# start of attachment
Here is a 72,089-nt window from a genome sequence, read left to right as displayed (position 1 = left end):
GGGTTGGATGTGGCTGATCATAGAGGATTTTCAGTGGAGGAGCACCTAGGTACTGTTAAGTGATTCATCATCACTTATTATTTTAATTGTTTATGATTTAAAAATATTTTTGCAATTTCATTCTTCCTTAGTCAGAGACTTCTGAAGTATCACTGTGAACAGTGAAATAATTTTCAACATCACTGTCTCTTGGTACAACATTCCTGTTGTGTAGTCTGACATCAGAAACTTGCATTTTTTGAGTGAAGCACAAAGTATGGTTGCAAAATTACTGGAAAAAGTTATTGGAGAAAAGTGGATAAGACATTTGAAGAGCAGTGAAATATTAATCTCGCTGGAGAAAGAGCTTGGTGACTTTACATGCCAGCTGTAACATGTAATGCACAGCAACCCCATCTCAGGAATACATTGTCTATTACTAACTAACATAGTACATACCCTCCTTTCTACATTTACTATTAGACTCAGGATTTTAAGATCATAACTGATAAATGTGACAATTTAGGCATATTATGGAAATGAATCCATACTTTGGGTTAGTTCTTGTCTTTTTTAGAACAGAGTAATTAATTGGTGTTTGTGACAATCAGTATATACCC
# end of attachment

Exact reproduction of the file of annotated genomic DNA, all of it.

Here is a 72,089-nt window from a genome sequence, read left to right as displayed (position 1 = left end):
GGGTTGGATGTGGCTGATCATAGAGGATTTTCAGTGGAGGAGCACCTAGGTACTGTTAAGTGATTCATCATCACTTATTATTTTAATTGTTTATGATTTAAAAATATTTTTGCAATTTCATTCTTCCTTAGTCAGAGACTTCTGAAGTATCACTGTGAACAGTGAAATAATTTTCAACATCACTGTCTCTTGGTACAACATTCCTGTTGTGTAGTCTGACATCAGAAACTTGCATTTTTTGAGTGAAGCACAAAGTATGGTTGCAAAATTACTGGAAAAAGTTATTGGAGAAAAGTGGATAAGACATTTGAAGAGCAGTGAAATATTAATCTCGCTGGAGAAAGAGCTTGGTGACTTTACATGCCAGCTGTAACATGTAATGCACAGCAACCCCATCTCAGGAATACATTGTCTATTACTAACTAACATAGTACATACCCTCCTTTCTACATTTACTATTAGACTCAGGATTTTAAGATCATAACTGATAAATGTGACAATTTAGGCATATTATGGAAATGAATCCATACTTTGGGTTAGTTCTTGTCTTTTTTAGAACAGAGTAATTAATTGGTGTTTGTGACAATCAGTATATACCC